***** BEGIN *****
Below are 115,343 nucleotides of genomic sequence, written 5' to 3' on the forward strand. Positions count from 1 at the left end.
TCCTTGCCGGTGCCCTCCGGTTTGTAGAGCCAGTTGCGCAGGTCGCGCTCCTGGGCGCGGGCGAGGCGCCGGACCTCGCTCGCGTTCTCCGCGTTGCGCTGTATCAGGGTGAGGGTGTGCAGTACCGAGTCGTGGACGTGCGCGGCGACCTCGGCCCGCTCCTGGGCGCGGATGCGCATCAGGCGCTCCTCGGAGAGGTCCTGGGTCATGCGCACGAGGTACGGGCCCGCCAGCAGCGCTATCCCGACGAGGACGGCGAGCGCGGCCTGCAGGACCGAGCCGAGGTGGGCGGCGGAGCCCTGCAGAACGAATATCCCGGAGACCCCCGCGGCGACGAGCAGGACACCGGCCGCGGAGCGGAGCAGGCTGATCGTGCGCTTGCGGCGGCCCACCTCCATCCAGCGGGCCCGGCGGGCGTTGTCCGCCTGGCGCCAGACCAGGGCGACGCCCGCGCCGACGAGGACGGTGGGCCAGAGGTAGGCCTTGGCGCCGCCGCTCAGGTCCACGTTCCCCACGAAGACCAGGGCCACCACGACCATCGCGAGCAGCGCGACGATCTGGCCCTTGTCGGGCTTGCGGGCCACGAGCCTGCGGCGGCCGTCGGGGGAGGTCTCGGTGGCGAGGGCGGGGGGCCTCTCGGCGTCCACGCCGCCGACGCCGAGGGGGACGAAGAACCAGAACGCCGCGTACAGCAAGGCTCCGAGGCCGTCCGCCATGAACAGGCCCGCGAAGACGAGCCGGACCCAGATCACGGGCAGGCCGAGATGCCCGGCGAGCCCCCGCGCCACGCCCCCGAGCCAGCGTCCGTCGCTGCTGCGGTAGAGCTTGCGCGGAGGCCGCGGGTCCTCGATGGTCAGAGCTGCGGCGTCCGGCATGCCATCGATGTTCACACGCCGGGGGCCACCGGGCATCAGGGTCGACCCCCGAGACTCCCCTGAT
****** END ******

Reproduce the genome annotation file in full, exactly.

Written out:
Below are 115,343 nucleotides of genomic sequence, written 5' to 3' on the forward strand. Positions count from 1 at the left end.
TCCTTGCCGGTGCCCTCCGGTTTGTAGAGCCAGTTGCGCAGGTCGCGCTCCTGGGCGCGGGCGAGGCGCCGGACCTCGCTCGCGTTCTCCGCGTTGCGCTGTATCAGGGTGAGGGTGTGCAGTACCGAGTCGTGGACGTGCGCGGCGACCTCGGCCCGCTCCTGGGCGCGGATGCGCATCAGGCGCTCCTCGGAGAGGTCCTGGGTCATGCGCACGAGGTACGGGCCCGCCAGCAGCGCTATCCCGACGAGGACGGCGAGCGCGGCCTGCAGGACCGAGCCGAGGTGGGCGGCGGAGCCCTGCAGAACGAATATCCCGGAGACCCCCGCGGCGACGAGCAGGACACCGGCCGCGGAGCGGAGCAGGCTGATCGTGCGCTTGCGGCGGCCCACCTCCATCCAGCGGGCCCGGCGGGCGTTGTCCGCCTGGCGCCAGACCAGGGCGACGCCCGCGCCGACGAGGACGGTGGGCCAGAGGTAGGCCTTGGCGCCGCCGCTCAGGTCCACGTTCCCCACGAAGACCAGGGCCACCACGACCATCGCGAGCAGCGCGACGATCTGGCCCTTGTCGGGCTTGCGGGCCACGAGCCTGCGGCGGCCGTCGGGGGAGGTCTCGGTGGCGAGGGCGGGGGGCCTCTCGGCGTCCACGCCGCCGACGCCGAGGGGGACGAAGAACCAGAACGCCGCGTACAGCAAGGCTCCGAGGCCGTCCGCCATGAACAGGCCCGCGAAGACGAGCCGGACCCAGATCACGGGCAGGCCGAGATGCCCGGCGAGCCCCCGCGCCACGCCCCCGAGCCAGCGTCCGTCGCTGCTGCGGTAGAGCTTGCGCGGAGGCCGCGGGTCCTCGATGGTCAGAGCTGCGGCGTCCGGCATGCCATCGATGTTCACACGCCGGGGGCCACCGGGCATCAGGGTCGACCCCCGAGACTCCCCTGAT